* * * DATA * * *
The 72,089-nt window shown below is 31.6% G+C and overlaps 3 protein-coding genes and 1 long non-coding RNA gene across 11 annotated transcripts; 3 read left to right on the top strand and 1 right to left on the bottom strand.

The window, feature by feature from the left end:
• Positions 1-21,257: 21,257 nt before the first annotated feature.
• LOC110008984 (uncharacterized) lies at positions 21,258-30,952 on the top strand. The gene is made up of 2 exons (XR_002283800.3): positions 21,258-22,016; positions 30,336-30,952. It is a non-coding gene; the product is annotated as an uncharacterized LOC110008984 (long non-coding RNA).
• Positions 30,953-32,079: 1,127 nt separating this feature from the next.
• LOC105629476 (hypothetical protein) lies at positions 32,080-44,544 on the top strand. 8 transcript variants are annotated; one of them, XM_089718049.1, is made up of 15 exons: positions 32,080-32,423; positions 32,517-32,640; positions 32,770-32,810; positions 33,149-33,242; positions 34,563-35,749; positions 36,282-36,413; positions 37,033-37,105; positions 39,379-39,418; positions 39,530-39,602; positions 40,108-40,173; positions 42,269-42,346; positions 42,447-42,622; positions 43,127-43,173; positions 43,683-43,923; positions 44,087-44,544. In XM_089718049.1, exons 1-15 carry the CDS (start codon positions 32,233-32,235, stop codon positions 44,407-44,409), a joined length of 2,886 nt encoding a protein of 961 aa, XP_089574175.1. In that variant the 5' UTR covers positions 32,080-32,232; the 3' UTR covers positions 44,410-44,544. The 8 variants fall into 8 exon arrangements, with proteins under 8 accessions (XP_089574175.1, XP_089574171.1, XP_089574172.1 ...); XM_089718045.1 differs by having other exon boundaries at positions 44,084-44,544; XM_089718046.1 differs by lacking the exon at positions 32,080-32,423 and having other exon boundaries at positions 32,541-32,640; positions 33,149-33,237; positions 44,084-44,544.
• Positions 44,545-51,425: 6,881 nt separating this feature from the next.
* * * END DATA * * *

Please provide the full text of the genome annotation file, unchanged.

The 72,089-nt window shown below is 31.6% G+C and overlaps 3 protein-coding genes and 1 long non-coding RNA gene across 11 annotated transcripts; 3 read left to right on the top strand and 1 right to left on the bottom strand.

The window, feature by feature from the left end:
• Positions 1-21,257: 21,257 nt before the first annotated feature.
• LOC110008984 (uncharacterized) lies at positions 21,258-30,952 on the top strand. The gene is made up of 2 exons (XR_002283800.3): positions 21,258-22,016; positions 30,336-30,952. It is a non-coding gene; the product is annotated as an uncharacterized LOC110008984 (long non-coding RNA).
• Positions 30,953-32,079: 1,127 nt separating this feature from the next.
• LOC105629476 (hypothetical protein) lies at positions 32,080-44,544 on the top strand. 8 transcript variants are annotated; one of them, XM_089718049.1, is made up of 15 exons: positions 32,080-32,423; positions 32,517-32,640; positions 32,770-32,810; positions 33,149-33,242; positions 34,563-35,749; positions 36,282-36,413; positions 37,033-37,105; positions 39,379-39,418; positions 39,530-39,602; positions 40,108-40,173; positions 42,269-42,346; positions 42,447-42,622; positions 43,127-43,173; positions 43,683-43,923; positions 44,087-44,544. In XM_089718049.1, exons 1-15 carry the CDS (start codon positions 32,233-32,235, stop codon positions 44,407-44,409), a joined length of 2,886 nt encoding a protein of 961 aa, XP_089574175.1. In that variant the 5' UTR covers positions 32,080-32,232; the 3' UTR covers positions 44,410-44,544. The 8 variants fall into 8 exon arrangements, with proteins under 8 accessions (XP_089574175.1, XP_089574171.1, XP_089574172.1 ...); XM_089718045.1 differs by having other exon boundaries at positions 44,084-44,544; XM_089718046.1 differs by lacking the exon at positions 32,080-32,423 and having other exon boundaries at positions 32,541-32,640; positions 33,149-33,237; positions 44,084-44,544.
• Positions 44,545-51,425: 6,881 nt separating this feature from the next.